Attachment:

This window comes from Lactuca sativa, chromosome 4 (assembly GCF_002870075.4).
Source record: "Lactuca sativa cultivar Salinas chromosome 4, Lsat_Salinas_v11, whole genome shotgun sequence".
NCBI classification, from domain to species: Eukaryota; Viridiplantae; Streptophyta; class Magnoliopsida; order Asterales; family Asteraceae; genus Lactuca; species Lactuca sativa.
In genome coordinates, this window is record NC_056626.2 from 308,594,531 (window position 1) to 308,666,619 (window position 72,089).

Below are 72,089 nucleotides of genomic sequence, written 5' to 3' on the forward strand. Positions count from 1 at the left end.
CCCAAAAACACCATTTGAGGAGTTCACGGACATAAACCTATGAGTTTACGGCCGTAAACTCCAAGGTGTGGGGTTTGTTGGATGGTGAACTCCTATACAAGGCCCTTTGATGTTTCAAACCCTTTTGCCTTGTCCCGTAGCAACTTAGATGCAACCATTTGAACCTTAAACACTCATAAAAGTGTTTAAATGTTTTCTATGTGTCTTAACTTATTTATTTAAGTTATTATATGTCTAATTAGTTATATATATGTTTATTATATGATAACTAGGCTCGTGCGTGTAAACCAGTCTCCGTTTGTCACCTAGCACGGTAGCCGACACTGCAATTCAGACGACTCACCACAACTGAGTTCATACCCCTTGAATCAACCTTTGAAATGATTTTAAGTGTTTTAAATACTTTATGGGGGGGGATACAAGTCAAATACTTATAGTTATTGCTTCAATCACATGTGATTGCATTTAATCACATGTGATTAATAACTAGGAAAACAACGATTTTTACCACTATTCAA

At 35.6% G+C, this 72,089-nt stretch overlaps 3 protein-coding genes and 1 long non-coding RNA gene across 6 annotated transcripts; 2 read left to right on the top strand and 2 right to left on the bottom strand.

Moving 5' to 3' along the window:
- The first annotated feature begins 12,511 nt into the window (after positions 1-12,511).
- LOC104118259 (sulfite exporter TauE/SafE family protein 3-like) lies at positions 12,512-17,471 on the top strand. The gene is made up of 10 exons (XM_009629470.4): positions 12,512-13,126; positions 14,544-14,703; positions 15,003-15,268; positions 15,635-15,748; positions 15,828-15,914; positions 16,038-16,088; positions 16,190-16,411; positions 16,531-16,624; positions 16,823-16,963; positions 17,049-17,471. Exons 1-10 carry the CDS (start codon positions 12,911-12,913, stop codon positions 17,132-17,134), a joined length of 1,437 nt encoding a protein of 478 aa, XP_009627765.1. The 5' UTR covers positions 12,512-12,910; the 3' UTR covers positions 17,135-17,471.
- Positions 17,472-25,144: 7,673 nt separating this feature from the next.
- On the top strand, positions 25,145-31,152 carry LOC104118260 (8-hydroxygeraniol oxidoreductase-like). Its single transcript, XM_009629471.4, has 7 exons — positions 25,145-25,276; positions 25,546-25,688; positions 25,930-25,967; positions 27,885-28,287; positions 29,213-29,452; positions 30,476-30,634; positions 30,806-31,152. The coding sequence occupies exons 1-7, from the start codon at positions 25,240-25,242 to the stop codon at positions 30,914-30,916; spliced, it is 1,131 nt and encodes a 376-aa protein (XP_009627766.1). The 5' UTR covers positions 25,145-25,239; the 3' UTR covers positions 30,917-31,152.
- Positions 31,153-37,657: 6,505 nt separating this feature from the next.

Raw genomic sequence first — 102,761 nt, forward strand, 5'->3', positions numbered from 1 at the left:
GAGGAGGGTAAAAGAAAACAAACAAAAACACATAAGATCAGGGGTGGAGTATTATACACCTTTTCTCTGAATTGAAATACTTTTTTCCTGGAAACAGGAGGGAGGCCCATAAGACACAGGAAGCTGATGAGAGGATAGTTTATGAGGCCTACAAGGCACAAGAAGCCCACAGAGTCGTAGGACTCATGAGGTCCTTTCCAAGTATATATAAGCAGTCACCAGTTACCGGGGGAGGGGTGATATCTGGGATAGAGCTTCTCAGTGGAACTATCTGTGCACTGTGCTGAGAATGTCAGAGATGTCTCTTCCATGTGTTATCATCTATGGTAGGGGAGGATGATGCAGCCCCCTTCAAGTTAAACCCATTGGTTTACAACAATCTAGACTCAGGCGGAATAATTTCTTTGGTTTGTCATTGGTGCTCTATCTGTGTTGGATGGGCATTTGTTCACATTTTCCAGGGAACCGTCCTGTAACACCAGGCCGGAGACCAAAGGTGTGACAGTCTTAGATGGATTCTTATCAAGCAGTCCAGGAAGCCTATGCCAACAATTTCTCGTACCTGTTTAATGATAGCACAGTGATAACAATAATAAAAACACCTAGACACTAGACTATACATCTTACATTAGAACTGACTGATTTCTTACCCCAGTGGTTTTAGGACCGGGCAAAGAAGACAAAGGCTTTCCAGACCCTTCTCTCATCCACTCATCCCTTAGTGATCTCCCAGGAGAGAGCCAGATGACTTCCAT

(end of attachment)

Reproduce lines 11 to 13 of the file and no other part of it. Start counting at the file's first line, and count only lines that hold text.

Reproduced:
- Positions 17,472-25,144: 7,673 nt separating this feature from the next.
- On the top strand, positions 25,145-31,152 carry LOC104118260 (8-hydroxygeraniol oxidoreductase-like). Its single transcript, XM_009629471.4, has 7 exons — positions 25,145-25,276; positions 25,546-25,688; positions 25,930-25,967; positions 27,885-28,287; positions 29,213-29,452; positions 30,476-30,634; positions 30,806-31,152. The coding sequence occupies exons 1-7, from the start codon at positions 25,240-25,242 to the stop codon at positions 30,914-30,916; spliced, it is 1,131 nt and encodes a 376-aa protein (XP_009627766.1). The 5' UTR covers positions 25,145-25,239; the 3' UTR covers positions 30,917-31,152.
- Positions 31,153-37,657: 6,505 nt separating this feature from the next.